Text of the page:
1's none of our business, df course, but we feel impelled to admit
that we can not understand how Robert Beecher Howell can hold on
to his job as member of the republican national committee, and at the
same time be a member of the so-called progressive party. Maybe
Brer Howell can understand it. But it strikes us that he is much in
the position of a Baptist preacher who would renounce belief in bap
tism by immersion and still hang on to his job as pastor of a Baptist
church. We admire Brer Howell for his many admirable traits, but
lie is disappointing us by not doing the square thing and resigning
as a member of the committee of a party he no longer affiliates with
i nd whose candidate he is seeking to defeat.
GEO. Y.VOSS AND COUP ANY
1528 0 St.
It is high time to act. Don't
delay your furnace work. We
want you to call on us to
install or put your furnace in order for the winter. We
have the best furnace on the market and our work is
- of a high order
LOGAN & RANNECKE
137 No. 12th St. Auto Phone B3471
The Stite Horticultural society will hold its annual apple show
in the Auditorium in Lincoln. We have not consulted any of the offi
cers of the society, but we'll venture to say they will gladly give
space to exhibits from the much vaunted 'apple country of the north
west, providing our northwestern friends will guarantee a fair state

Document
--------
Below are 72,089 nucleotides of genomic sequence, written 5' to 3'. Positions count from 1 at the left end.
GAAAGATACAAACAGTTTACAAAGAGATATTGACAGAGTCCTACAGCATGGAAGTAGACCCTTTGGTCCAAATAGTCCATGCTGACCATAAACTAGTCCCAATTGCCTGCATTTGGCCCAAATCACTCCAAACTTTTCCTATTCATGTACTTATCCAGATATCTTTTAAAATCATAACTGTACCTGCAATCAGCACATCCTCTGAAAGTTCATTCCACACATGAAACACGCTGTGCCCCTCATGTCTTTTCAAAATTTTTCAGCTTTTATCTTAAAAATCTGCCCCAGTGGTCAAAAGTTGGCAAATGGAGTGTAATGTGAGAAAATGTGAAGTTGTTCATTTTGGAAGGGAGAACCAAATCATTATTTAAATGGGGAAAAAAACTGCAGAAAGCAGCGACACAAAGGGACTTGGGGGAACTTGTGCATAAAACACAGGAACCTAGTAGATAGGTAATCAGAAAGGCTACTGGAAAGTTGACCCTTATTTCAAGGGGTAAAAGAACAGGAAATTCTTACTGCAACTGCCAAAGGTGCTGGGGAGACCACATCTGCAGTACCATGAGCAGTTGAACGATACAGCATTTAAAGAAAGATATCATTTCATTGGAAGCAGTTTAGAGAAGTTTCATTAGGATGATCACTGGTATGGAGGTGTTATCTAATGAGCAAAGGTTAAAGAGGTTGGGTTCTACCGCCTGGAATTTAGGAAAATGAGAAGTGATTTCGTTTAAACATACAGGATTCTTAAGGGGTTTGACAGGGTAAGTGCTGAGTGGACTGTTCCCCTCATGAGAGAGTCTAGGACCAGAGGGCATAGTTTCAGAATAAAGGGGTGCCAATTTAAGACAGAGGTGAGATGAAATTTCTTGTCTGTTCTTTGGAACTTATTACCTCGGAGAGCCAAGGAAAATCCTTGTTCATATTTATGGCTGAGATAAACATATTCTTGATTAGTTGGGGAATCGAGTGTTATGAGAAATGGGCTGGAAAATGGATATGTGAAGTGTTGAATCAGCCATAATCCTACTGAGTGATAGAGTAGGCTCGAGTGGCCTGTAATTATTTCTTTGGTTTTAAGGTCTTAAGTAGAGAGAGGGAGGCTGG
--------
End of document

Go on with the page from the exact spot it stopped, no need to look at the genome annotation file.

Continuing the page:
ment of the facts in the newspapers of that region. We are right here
to say that when it comes to apples, apple lands and possibilities for
orcharding for profit, Nebraska has got the northwest states crouch
ing behind the refrigerator and pleading for help.
What a lot of kindly assistants the editors have these days. They
offer to provide us with all the copy we can possibly use. Here is a
long article from the "progressive national "committee," telling why
Thomas A. Edison is for Roosevelt. We are notified that we are at
liberty to use the article and that it may be published any time after
September 2:. By the side of it is a wad of stuff from the republican
national committee, and we are assured by the aforesaid committee
that the people are yearning for just such reading matter. Again we
are at liberty to use it, paying the composition bills out of our own
pocket. And the democratic national commitee pats us on the back,
paregorically speaking, telling us what a fine fellow we are and ask
ing us. to print about seven columns of hogwash written by some
political hack writer who has got a stand-in with some big man on
the committee. And while these committees are asking the "country
press', to publish their stuff without price, they are paying enormous
prices for space in the big magazines. You'll look a long, long time